New Bills to Prevent Discrimination Based on Political Belief
There is a troubling trend in Canada. Both governments and big businesses often pressure people to endorse homogenous opinions on cultural and political issues – or stay silent.
Is it fair to fire, say, an airline pilot, for posting on her personal Facebook page that women’s sports should be reserved for genetic females only?
In Canada, as elsewhere, doing such a thing has cost people their jobs, even though their political opinion had no relevance to their job.
Losing your job for sharing a political opinion would make sense if, for example, you were president of the Communist Party of Canada and one day professed to be an ardent capitalist. But it is a rare job where holding or not holding a certain political belief is essential to your role.
With government spending making up about half of Canada’s GDP, there is already an extreme concentration of power in the state. When government then uses its spending power to favour those who endorse certain political views and disadvantage others – as in the Canada Summer Jobs program, or in only awarding government contracts to corporations that implement “diversity training” – democracy is undermined.
When large corporations with huge economic clout do the same, the problem is compounded. When people cannot participate politically as citizens without fearing for their livelihoods, freedom and democracy suffer. People’s ability to share, listen to, consider, and debate opinions withers.
To address this problem, Conservative MP Garnett Genuis and Senator Salma Ataullahjan have introduced parallel bills in the House of Commons and the Senate: Bill C-257 and Bill S-257, respectively. The point of introducing parallel bills in both chambers is to concentrate attention on the issue and to hopefully get a bill passed more quickly. Most non-government bills do not become law, and those that do often take a long time.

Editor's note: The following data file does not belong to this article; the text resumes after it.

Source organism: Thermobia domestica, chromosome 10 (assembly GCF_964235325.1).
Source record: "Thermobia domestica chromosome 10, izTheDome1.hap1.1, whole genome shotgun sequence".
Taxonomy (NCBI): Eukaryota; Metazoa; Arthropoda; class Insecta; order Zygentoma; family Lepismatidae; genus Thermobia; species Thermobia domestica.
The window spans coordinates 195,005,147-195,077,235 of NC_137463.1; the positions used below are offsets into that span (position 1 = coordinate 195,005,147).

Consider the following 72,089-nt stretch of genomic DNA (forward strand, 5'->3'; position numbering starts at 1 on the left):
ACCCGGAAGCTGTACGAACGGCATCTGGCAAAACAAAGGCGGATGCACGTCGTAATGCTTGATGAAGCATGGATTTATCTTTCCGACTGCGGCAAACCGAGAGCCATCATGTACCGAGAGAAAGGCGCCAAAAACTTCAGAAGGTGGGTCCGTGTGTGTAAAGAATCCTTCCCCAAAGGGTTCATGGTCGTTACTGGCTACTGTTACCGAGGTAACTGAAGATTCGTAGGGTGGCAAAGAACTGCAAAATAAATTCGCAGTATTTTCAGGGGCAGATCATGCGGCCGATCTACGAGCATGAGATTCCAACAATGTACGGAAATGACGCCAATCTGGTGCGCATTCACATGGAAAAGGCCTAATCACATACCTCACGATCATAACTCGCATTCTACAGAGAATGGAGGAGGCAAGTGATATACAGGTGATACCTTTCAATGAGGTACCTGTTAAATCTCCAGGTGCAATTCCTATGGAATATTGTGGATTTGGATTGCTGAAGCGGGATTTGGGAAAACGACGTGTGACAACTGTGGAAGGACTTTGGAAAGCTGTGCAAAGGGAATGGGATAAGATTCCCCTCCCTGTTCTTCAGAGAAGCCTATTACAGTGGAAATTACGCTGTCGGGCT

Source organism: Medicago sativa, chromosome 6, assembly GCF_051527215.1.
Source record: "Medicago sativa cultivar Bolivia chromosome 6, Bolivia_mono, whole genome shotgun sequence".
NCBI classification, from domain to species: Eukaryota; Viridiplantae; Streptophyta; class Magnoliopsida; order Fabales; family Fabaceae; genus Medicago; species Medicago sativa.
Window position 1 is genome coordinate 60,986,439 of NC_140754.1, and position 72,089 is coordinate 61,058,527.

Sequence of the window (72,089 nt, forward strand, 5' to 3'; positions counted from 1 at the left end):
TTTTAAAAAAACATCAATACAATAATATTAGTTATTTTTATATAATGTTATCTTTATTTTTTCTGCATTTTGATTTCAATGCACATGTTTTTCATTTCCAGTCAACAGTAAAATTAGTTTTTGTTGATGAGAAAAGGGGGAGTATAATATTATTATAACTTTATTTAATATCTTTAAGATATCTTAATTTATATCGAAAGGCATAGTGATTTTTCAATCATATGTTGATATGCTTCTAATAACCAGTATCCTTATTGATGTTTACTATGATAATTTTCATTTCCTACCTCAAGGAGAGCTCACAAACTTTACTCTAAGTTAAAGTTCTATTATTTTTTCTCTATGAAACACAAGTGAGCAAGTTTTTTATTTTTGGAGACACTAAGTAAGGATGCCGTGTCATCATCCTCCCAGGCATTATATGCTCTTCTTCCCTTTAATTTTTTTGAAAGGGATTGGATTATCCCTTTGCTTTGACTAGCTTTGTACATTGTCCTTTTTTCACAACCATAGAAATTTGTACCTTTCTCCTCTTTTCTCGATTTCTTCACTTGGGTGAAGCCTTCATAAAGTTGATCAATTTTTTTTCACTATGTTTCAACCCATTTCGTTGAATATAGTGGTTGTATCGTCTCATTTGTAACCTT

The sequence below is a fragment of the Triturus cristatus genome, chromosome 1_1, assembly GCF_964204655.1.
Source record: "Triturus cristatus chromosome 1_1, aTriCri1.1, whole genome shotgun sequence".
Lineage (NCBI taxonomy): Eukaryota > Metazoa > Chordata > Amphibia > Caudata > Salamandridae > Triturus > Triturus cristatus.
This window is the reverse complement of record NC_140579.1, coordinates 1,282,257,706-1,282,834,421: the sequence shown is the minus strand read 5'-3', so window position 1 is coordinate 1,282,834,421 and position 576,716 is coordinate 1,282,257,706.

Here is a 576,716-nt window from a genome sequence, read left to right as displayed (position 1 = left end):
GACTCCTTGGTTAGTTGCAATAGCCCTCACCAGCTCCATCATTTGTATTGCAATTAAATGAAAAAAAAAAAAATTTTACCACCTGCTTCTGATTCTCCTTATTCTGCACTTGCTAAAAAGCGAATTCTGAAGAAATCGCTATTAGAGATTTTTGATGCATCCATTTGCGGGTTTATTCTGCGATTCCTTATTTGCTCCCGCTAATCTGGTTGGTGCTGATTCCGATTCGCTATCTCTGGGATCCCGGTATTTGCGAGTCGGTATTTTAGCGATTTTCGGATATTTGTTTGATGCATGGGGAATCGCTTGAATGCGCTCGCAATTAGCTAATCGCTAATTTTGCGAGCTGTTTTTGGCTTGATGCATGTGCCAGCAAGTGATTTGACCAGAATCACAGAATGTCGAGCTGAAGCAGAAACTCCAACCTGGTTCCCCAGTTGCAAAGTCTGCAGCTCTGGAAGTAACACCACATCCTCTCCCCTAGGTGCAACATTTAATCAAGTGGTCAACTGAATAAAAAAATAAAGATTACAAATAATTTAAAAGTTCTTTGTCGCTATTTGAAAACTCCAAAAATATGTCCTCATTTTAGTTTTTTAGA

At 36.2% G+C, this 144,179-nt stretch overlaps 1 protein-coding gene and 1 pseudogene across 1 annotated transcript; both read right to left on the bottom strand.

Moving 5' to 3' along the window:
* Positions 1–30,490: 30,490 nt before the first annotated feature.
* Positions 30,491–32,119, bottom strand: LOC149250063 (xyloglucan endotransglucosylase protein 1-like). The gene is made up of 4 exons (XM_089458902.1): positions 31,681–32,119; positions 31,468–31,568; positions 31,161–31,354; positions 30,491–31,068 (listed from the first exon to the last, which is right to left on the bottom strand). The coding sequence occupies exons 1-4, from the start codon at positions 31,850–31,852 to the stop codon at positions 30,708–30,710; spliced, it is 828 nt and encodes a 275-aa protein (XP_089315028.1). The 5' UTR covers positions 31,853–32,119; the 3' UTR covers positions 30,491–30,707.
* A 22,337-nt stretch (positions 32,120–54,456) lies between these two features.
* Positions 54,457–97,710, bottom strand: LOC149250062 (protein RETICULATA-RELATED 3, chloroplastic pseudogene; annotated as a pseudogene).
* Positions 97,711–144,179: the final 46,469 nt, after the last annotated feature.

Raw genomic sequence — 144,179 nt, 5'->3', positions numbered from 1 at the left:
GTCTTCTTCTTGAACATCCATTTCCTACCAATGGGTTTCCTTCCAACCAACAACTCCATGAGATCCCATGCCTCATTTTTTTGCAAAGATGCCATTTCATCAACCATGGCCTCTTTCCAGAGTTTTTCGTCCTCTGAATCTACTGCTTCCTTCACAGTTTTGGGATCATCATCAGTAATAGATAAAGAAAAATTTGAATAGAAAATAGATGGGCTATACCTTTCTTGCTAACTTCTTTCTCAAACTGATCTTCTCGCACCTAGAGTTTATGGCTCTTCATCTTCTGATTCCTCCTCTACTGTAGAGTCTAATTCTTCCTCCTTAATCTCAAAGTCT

If passed, either bill would add “political belief and activity” as a “protected ground” to the Canadian Human Rights Act. This means that federally regulated employers could not discriminate against employees, clients, or consumers on the basis of their political beliefs or legitimate political activities – just as they cannot discriminate against people based on their religion, ethnicity, or sex.
Mr. Genuis explains his goal with the bill as follows: “My bill would prevent large corporations within federal jurisdiction [e.g. banks, airlines, telecoms, broadcasters, Crown corporations] from pressuring their employees to engage in or refrain from political activities. It would also prevent those companies from denying service to people on the basis of their politics. This bill does not prevent companies from taking positions on political issues, but it constrains their ability to use coercion to advance those positions.”
Mr. Genuis knows that his bill is only one step towards recovering and preserving a culture of free expression, open debate, and political participation. But it would send an important message that Parliament supports citizens’ freedom to hold and express political views without fearing the consequences.